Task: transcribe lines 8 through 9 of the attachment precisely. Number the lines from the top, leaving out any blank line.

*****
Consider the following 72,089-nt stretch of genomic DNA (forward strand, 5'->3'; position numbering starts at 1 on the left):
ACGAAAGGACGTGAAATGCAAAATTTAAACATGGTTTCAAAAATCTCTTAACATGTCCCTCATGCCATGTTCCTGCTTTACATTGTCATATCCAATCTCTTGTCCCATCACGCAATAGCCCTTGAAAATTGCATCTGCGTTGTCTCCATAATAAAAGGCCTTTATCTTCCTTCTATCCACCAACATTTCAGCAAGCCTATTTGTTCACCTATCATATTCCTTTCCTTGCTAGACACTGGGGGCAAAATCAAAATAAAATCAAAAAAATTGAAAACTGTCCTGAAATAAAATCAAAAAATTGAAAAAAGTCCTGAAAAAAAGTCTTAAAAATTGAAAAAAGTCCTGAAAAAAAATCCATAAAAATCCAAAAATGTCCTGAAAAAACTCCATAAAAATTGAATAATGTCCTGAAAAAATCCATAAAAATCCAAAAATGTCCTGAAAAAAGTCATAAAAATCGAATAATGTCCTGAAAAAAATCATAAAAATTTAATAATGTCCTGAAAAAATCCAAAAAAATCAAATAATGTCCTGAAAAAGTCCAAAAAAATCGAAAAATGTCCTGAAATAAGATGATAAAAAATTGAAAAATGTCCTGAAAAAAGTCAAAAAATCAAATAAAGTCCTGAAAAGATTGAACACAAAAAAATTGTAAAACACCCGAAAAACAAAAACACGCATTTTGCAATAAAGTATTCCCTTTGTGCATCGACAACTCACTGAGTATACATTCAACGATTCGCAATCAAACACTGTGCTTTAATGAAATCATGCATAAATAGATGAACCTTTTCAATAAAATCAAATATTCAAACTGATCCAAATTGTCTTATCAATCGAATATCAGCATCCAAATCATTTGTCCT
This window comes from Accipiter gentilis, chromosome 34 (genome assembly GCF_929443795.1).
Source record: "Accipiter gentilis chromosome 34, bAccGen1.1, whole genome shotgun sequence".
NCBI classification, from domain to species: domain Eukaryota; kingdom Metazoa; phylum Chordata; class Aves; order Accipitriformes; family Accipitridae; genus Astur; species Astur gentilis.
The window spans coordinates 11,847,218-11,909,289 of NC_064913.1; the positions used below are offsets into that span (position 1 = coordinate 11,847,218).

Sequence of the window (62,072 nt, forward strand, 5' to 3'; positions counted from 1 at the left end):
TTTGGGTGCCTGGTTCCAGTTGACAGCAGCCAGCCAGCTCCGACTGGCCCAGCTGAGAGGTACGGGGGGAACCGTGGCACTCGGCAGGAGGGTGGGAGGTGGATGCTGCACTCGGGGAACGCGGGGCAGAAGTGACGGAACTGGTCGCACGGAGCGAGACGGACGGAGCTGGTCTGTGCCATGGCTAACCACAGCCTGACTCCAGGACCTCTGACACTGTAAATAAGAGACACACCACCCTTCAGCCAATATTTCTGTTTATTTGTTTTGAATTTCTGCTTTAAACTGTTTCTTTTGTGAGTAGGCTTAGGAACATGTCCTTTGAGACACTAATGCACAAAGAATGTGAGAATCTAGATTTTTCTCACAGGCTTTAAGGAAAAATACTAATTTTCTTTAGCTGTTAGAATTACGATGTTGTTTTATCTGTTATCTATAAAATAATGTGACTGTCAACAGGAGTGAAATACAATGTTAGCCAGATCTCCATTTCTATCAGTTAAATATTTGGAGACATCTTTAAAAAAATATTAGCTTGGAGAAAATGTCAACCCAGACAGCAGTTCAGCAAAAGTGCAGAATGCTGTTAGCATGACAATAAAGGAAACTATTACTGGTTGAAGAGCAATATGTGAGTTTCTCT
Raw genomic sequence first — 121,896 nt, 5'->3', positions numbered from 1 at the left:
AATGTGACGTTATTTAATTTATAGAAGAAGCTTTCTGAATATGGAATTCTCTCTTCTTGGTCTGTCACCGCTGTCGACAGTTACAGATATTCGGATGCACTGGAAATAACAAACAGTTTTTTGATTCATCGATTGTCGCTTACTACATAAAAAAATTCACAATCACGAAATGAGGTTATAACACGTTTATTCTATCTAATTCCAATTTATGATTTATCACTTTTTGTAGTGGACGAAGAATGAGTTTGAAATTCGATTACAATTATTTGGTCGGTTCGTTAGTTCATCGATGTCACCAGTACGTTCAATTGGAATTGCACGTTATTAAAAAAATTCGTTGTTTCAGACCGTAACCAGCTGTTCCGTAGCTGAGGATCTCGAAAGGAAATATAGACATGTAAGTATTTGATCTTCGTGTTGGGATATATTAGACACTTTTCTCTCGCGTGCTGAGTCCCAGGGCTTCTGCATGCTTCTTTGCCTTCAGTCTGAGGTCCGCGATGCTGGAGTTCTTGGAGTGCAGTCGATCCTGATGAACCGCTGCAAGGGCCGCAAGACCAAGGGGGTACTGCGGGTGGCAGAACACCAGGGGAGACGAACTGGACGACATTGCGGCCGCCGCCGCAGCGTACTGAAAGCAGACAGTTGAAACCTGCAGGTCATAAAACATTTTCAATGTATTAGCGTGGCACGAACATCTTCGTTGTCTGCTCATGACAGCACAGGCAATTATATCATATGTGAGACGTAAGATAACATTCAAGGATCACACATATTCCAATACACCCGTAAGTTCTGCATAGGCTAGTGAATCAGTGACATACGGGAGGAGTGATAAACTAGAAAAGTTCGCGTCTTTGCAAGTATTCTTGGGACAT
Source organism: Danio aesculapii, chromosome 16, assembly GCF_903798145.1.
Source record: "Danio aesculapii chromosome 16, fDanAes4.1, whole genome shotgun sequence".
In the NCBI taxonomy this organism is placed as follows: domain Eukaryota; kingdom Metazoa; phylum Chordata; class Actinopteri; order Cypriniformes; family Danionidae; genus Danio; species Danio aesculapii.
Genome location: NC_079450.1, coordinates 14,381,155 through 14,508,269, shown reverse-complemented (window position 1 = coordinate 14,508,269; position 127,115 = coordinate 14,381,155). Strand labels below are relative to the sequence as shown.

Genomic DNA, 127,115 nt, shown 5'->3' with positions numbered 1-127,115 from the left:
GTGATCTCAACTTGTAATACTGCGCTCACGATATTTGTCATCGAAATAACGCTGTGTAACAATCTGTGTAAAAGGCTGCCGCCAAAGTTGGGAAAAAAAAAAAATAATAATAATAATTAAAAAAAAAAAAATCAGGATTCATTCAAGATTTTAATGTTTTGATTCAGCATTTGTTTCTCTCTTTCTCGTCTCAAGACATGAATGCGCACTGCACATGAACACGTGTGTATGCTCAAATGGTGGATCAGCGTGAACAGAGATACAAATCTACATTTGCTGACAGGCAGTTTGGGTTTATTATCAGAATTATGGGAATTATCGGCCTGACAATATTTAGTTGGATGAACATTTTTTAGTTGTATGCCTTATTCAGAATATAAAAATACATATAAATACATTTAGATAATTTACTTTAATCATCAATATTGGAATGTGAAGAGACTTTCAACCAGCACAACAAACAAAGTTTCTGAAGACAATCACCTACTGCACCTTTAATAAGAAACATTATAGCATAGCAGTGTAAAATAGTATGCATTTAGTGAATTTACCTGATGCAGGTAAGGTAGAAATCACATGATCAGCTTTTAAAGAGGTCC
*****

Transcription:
TTTGGGTGCCTGGTTCCAGTTGACAGCAGCCAGCCAGCTCCGACTGGCCCAGCTGAGAGGTACGGGGGGAACCGTGGCACTCGGCAGGAGGGTGGGAGGTGGATGCTGCACTCGGGGAACGCGGGGCAGAAGTGACGGAACTGGTCGCACGGAGCGAGACGGACGGAGCTGGTCTGTGCCATGGCTAACCACAGCCTGACTCCAGGACCTCTGACACTGTAAATAAGAGACACACCACCCTTCAGCCAATATTTCTGTTTATTTGTTTTGAATTTCTGCTTTAAACTGTTTCTTTTGTGAGTAGGCTTAGGAACATGTCCTTTGAGACACTAATGCACAAAGAATGTGAGAATCTAGATTTTTCTCACAGGCTTTAAGGAAAAATACTAATTTTCTTTAGCTGTTAGAATTACGATGTTGTTTTATCTGTTATCTATAAAATAATGTGACTGTCAACAGGAGTGAAATACAATGTTAGCCAGATCTCCATTTCTATCAGTTAAATATTTGGAGACATCTTTAAAAAAATATTAGCTTGGAGAAAATGTCAACCCAGACAGCAGTTCAGCAAAAGTGCAGAATGCTGTTAGCATGACAATAAAGGAAACTATTACTGGTTGAAGAGCAATATGTGAGTTTCTCT
Raw genomic sequence first — 121,896 nt, 5'->3', positions numbered from 1 at the left: